Saanich, represented by Mayor Richard Atwell and Coun. Leif Wergeland (second row, far right), awarded the 2017 Environmental Awards. They honoured among others the late former councillor Vic Derman for his long-time contributions in fight against climate change. Derman’s daughter Michelle (standing on the left of Atwell) and wife Lauraine (behind Atwell) accepted the award on behalf of Derman, who died in March 2017. Wolfgang Depner / News Staff

Saanich posthumously honours late councillor

The late Saanich councillor Vic Derman led the list of winners as Saanich awarded its 18th annual 2017 Environmental Awards.

Derman, who died in March, posthumously received the award for Long Term Achievement for his “leadership in environmental stewardship and advocacy for climate change action.” His wife Lauraine and daughter Michelle Derman received the award Monday in Municipal Hall.

In his speech announcing Derman as award winner, Coun. Leif Wergeland recalled Derman’s work as the founding director and vice-president of the Land Conservancy of British Columbia and president of the North Quadra Community Association. In this role, he fought for the preservation of Christmas Hill.

Starting in 2002, Derman served on Saanich council, where he worked to improve the local cycling and pedestrian network. In 2004, he started and chaired the international “Water in the City” conference.

“Vic Derman passed away earlier this year but will be remembered as an environmental champion who fought tirelessly for the natural environment and climate,” said Wergeland. “His legacy is an inspiration for all Saanich residents.”

Audience members attending the award ceremony rose to their feet when Wergeland announced that Derman’s wife and daughter would accept the award and gave them a standing ovation as they accepted the award from Mayor Richard Atwell.

Another notable moment occurred after Natalie and David Chambers, co-owners of Madrona Farm, received the award for Sustainability. The couple received their award for promoting local food security, organic food growing as well as habitat and soil preservation. David Chambers used the occasion to invite Joan Morris, a Songhees Nations elder, to participate in the award ceremony, and used it to give a passionate speech in which he lamented the destruction of the natural environment and demanded far-reaching changes in urban planning.

Chambers also performed an environmental show-and-tell, while discussing Blenkinsop Lake.

“There was a silent spring this year,” he said. “Blenkinsop Lake no longer has any native frogs anymore.” Describing this silence as a “very, very, very bad” omen, Chambers then praised the conservation efforts of the award winners. “It’s really neat to see all of these people, who are involved in conservation efforts, because we really have to protect the native species.”

“So if you don’t know what is eating all the frogs,” Chambers said with dramatic pause while opening up a yellow bag, “it is that one,” as he held up a dead bullfrog to the gasping audience. “Everyone of these will drop 12,000 eggs. So it is time for everybody to start thinking about stewardship in their own backyard.”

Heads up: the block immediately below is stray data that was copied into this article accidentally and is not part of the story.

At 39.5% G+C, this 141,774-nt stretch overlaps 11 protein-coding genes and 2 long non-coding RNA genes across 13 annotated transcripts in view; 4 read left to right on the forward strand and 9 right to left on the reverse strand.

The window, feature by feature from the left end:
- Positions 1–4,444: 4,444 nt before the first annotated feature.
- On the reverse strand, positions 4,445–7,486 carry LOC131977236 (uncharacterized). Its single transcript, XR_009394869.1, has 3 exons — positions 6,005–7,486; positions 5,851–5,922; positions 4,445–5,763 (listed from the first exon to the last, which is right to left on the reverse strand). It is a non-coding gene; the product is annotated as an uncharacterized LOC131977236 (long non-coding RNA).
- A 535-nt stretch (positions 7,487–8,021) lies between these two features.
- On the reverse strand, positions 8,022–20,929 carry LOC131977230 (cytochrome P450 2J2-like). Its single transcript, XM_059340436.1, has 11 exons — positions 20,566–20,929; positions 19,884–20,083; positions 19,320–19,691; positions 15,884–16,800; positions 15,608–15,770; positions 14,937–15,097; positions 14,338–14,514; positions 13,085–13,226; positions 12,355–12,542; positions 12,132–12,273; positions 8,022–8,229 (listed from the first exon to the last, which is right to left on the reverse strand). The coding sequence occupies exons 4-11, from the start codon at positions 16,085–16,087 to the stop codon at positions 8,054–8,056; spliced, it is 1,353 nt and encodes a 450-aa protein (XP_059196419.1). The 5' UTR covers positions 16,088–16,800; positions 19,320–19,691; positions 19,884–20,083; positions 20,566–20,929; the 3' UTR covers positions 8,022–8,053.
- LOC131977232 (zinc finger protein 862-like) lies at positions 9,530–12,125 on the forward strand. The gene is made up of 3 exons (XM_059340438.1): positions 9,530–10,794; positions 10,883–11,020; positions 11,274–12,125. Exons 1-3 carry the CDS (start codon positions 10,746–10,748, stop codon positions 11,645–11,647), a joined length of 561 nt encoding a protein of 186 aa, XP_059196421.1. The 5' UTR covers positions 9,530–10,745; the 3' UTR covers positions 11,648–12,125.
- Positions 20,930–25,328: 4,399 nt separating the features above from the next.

Chambers’ appeal comes as his wife Natalie, who did not speak, is one of two declared candidates running for the council seat left vacant since the death of Derman. Rebecca Mersereau, who was in the audience Monday, is also running for the seat.

Winona Pugh, an active member of the Friends of Tod Creek Watershed, won the award for Individual Environment Achievement.

“Winona is tireless as she continues to inspire and share with others: leading tours of natural areas, aquatic plant surveys, invasive species removal and community events as well as promoting environmental stewardship through writing and as an artist,” Wergeland said.

The Greater Victoria Green Team won the award for Volunteer Organization. “Founded in August 2014, the Greater Victoria Green Team now has over 1,500 members and has since that time engaged 2,500 volunteers with up to four to six events per month in the CRD, including in Saanich parks and natural areas,” Wergeland said.

Mike Geric of Mike Geric Construction Ltd. received the award for Business. “With a mission to leave a lasting legacy of responsible development, the latest projects of Mike Geric Construction have included features such as preserving and restoring natural spaces, providing community gardens and walking trails, using building materials with longer lifespan, solar-assisted hot water, transportation alternatives including electric vehicle charging stations, 100 per cent on-site rainwater treatment and recycling of building materials,” Wergeland said.

Ocean Han won the award for Youth for his achievements in Garry oak ecosystem restoration and leadership in student research projects. “Since Grade 7, Ocean has been a very active volunteer with Garry oak ecosystem and invasive plant projects in Saanich and Victoria. Ocean is a leader for the Mt. Douglas Secondary Environment Club and provided significant leadership for a major Grade 10 science team project studying effectiveness of invasive plant treatment methods and native plant regrowth,” Wergeland said.

The Beckwith Park Pulling Together Volunteer Team won the award for achievement in Biodiversity Conservation. “Under the leadership of Eylin Gilbart and Don Mills, this team has made significant strides in restoring ecosystems at Beckwith Park with their work including developing restoration plans, supporting ecological research, engaging neighbours, acquiring grants, installing nest boxes, removing a stunning volume of invasive plants and hosting school and university groups,” said Wergeland.


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